After several months of intensive work, CDFW teams have developed draft conservation strategies for 39 Conservation Units (USDA Ecoregions, USGS HUC 4 Watersheds, and MLPA Marine Study Regions). A state map of the Conservations Units can be found here. A summary of the Conservation Strategies, Key Ecological Attributes, Stresses, and Threats for each conservation unit can be found here.
Each Conservation Unit represents and encompasses the full suite of biodiversity and ecosystem functions & conditions found within or nearby their geographical area. Examples of Conservation Units include: Southern California Coast Ecoregion 261B, Southern California Coast Hydrologic Unit (HUC) 1807, and the South Coast Marine Conservation Unit.
Within each Conservation Unit, one or more Targets were selected to develop conservation strategies for. Targets for conservation units consist of vegetative communities or habitats, native fish assemblages, and marine habitats. Examples of targets include: California Annual and Perennial Grassland, South Coast Native fish Assemblage, and Bays, Estuaries and Lagoons.
The purpose of the conservation strategies is to identify actions that will improve the conditions of the ecosystems under focus. Those identified actions when properly implemented are intended to accumulatively benefit the Species of Greatest Conservation Need found in those conservation units and beyond.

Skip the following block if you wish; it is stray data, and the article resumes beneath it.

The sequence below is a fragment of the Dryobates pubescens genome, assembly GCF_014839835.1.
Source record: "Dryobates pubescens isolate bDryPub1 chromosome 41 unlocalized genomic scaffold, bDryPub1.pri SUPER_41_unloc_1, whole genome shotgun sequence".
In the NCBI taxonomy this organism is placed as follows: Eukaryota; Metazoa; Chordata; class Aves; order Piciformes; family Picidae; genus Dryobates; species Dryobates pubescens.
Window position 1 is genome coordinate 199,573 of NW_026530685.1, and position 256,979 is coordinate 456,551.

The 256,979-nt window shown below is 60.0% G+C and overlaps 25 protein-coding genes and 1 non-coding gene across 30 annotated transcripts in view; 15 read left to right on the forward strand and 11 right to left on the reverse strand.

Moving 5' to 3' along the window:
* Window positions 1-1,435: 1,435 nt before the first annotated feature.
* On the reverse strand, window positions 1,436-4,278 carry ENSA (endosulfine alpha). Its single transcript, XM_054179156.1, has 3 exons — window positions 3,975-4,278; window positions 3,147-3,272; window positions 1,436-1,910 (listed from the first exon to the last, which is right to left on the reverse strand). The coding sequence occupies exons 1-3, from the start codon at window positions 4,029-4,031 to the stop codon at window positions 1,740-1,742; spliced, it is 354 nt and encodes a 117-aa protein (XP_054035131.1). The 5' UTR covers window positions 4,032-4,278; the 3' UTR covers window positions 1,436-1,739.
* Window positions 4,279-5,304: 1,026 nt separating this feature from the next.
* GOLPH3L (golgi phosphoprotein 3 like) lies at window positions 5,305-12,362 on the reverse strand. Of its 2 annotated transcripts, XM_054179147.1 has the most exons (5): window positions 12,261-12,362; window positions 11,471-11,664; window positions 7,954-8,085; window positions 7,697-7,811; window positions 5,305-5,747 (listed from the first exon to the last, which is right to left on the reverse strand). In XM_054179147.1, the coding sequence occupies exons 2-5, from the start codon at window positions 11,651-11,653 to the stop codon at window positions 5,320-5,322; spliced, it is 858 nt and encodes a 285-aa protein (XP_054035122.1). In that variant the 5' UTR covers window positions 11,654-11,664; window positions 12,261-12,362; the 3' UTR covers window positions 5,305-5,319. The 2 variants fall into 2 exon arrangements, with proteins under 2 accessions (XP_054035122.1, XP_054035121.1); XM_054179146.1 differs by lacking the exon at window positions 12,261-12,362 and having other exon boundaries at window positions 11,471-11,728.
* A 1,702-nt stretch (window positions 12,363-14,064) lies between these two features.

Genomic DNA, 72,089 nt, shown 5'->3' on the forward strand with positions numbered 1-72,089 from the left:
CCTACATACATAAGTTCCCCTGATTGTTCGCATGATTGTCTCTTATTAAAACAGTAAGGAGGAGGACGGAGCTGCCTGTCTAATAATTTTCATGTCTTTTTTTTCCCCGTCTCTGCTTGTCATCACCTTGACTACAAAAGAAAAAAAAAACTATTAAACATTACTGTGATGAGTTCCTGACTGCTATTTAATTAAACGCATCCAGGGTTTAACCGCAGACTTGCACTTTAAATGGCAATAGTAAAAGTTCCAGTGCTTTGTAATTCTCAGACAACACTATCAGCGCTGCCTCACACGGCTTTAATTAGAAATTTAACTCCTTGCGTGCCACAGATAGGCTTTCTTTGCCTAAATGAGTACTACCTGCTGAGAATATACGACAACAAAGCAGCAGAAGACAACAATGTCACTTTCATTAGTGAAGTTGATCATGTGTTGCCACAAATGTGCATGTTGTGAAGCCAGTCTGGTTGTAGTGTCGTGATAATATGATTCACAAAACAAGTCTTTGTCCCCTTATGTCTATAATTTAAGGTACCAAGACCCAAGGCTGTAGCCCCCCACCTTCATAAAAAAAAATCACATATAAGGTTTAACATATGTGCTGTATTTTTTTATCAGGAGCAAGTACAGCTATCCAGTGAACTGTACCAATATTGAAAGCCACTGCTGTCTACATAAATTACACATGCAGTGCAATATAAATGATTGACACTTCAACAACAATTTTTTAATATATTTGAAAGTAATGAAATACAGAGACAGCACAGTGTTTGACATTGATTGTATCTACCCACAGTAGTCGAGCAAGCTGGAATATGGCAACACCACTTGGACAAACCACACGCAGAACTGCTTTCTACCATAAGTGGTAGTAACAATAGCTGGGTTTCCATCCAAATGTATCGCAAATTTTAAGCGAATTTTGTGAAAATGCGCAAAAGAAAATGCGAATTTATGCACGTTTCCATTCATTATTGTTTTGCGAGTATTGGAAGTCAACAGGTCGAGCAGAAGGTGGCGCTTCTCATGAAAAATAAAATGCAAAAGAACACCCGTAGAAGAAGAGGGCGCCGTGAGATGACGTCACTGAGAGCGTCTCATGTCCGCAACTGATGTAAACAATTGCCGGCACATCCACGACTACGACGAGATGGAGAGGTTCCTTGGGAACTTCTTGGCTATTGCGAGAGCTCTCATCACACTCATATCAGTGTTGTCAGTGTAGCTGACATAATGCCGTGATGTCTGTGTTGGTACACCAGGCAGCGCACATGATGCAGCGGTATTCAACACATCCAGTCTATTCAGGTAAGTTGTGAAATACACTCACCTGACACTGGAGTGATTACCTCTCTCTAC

To begin the analysis, Key Ecological Attributes (KEAs) were identified for each target. KEAs are the most critical ecological components of a target, often related to the life history, habitat, ecosystem processes, or community interactions that the target depends upon, without which its persistence would be impaired. Often, if those KEAs are degraded or missing in a conservation unit where the target is found, it could impact the integrity and viability of the ecosystem by interrupting the dynamic interaction among vegetation, water, soil, atmosphere, biota, and so on. Examples of KEAs are area and extent of community, biotic interactions and hydrologic regimes.
Teams then identified the environmental stresses affecting each conservation target. Stresses are related to “naturally” occurring phenomena such as drought, fire, blizzard, etc., and are best described as the degraded condition of the KEAs. The teams next identified “threats” that influence a habitat. Threats are primarily human related activities that potentially affect the conservation target. Some common examples include invasive species, dams and incompatible dam managements, incompatible transportation corridor designs, and urban development.
Understanding how KEAs, stresses, and threats interact among themselves to impact a target is the basis for developing conservation actions to improve the condition of the target. A current example facing California now is with native fish. Native fish are dependent on specific water conditions unique to the place where they evolved. Native fish can be impacted by reduced water flow (water flow = KEA, reduced water flow = stress) due to snowpack decline (stress) resulting from climate change (stress in this case), and further impacted by dam operations that release less water and alter the quantity and timing of the flow (underlines are KEAs, incompatible dam operation is the threat). Together this interaction leads to loss or degradation of habitat (stress) with less than ideal conditions, such as higher water temperatures (stress), or impaired movement within a stream (stress). Conservation strategies could be developed by considering feasible actions that reduce the impacts such as altering the timing of flow releases mimicking the seasonal flow, or retrofitting dams to allow more cold water releases.